Now, the unfortunate thing is that models of velocity that incorporate interest rates and certain other factors already indicate that money velocity should be rising. The chart below shows our proprietary model of money velocity; as you can see, since mid-2013 there has been a large and growing gap between what the model implies and where money velocity has actually been recorded. This might well mean that the model is wrong. But we should also take it as indicating the risk of a rise in velocity is real, whether it is a 1% or 2% rise per year, or a 15% snap-back over a shorter period of time.
As I always admonish, that’s a big picture concern, and not something to trade tomorrow. I would be gradually accumulating positions in inflation swaps, caps, breakevens, and broad commodity indices. There is time before people start to get really concerned. But to my mind, what is interesting is that the central bankers are now at least starting to reconsider velocity.
Below is a summary of my post-CPI tweets today. You can follow me @inflation_guy.
- Weak cpi: 0.1%, core +0.1%. Unrounded core was +0.096, so it rounded UP to 0.1%. Y/y core stayed at 1.9% but just barely: 1.85%.
- That’s a real surprise since virtually all signs had been for higher core going forward. Breakdown will be interesting.
- Core svcs y/y slipped to 2.6%; core goods fell further to -0.3%. Leading indicators on both still point higher though.
- Accel major groups: Food/Bev, Housing (56.3%). Decel: Apparel, Transp, Recreation, Other (29%). Unch: Med Care, Educ/Comm (14.7%)
- Primary Rents 3.28% from 3.15%. OER 2.72% from 2.64%. No danger of inflation declining while these are rising strongly.
- Dramatic fall in airline fares: from 5.34% y/y to -0.25%.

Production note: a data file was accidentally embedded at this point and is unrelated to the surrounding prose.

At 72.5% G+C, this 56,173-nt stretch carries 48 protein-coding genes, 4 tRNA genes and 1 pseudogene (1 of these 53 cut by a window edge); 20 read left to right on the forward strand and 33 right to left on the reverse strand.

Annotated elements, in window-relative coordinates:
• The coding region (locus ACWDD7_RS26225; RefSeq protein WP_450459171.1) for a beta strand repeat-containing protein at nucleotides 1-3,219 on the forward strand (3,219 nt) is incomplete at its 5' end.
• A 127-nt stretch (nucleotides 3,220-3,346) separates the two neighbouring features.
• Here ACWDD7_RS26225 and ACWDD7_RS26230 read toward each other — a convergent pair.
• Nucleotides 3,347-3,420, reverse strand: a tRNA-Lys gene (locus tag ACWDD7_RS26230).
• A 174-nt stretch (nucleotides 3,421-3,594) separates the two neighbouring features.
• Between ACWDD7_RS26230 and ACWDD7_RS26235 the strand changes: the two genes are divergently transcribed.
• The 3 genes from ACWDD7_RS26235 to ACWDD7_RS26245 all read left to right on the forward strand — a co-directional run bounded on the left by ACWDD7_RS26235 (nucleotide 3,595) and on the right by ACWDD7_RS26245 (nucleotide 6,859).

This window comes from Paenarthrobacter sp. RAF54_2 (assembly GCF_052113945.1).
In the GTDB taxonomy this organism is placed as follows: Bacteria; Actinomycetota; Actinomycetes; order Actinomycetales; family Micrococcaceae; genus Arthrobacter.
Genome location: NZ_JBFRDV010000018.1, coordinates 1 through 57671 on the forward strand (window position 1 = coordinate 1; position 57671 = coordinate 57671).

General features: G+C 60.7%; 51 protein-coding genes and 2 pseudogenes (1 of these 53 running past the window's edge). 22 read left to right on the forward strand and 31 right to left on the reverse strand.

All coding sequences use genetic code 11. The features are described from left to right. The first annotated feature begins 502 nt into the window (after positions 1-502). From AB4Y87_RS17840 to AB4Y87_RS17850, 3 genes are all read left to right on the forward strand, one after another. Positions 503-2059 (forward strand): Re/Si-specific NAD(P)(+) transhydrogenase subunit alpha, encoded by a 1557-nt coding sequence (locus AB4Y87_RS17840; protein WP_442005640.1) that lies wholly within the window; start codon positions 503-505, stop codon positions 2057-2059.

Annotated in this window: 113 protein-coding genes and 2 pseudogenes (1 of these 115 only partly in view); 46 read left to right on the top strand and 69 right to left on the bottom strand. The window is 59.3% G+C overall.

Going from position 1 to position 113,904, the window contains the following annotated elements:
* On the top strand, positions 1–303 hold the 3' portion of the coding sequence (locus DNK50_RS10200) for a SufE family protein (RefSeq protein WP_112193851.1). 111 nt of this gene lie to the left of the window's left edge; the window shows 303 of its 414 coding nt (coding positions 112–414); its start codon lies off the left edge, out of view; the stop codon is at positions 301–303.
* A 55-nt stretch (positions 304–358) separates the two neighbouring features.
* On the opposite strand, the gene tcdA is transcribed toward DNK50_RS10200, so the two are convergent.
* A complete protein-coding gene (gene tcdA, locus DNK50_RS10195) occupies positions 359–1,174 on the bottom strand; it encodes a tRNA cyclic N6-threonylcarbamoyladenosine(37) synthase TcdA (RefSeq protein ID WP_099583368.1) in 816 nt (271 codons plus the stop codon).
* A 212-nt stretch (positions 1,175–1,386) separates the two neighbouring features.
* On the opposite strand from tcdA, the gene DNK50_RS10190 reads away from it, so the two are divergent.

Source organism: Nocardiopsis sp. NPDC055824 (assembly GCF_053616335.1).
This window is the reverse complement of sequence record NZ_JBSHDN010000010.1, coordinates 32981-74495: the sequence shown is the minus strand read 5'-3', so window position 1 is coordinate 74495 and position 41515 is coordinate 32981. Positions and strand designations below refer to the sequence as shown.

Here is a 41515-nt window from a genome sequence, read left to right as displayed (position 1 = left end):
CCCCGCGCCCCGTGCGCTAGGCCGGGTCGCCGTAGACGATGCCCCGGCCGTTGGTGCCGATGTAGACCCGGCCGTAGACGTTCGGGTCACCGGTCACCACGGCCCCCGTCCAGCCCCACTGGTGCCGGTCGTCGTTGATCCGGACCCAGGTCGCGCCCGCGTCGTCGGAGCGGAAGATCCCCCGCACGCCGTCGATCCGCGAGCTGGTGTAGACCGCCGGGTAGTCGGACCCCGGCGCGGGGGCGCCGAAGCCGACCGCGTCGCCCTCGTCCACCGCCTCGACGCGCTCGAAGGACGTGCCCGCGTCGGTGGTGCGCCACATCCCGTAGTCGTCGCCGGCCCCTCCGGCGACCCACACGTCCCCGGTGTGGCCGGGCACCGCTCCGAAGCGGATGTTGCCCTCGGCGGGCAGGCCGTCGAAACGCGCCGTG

- Airline fares are only 0.74% of the basket but that took 0.04% from headline and 0.05% from core.
- Big move in one item suggests median CPI won’t fall, though I haven’t yet done the math. In any event, number not as weak as I thought.
- Medicinal drugs 3.12% from 3.00%. Med equip/supplies 0.2% from -1.08%. Much of this is unwind of sequester effect last yr.
- Easy comparison next month means core will be back to 1.9% in August, chance of 2.0%. It needs to converge with median!
- I think Median CPI might actually accelerate today from 2.3%, based on my rough calculations.
The initial headline was a bit of a shock, as it looked very weak. But as I looked deeper into the numbers, it didn’t seem nearly as weak as I had first thought. To be sure, this is not a strong report, but the seeming weakness came largely from one component. The most-important components (and the ones with the most inertia) are the housing pieces, and those are moving strongly ahead.
When I did my calculations of the median CPI (I don’t do it the same way as the Cleveland Fed does it), I came up with a decent rise over last month’s figure. That is to say that most categories continue to see accelerating inflation. We will see if the Cleveland Fed agrees, but an uptick in the median CPI (which was 2.3%, unchanged, last month) would go a long way towards removing any sense that this was actually a weak figure.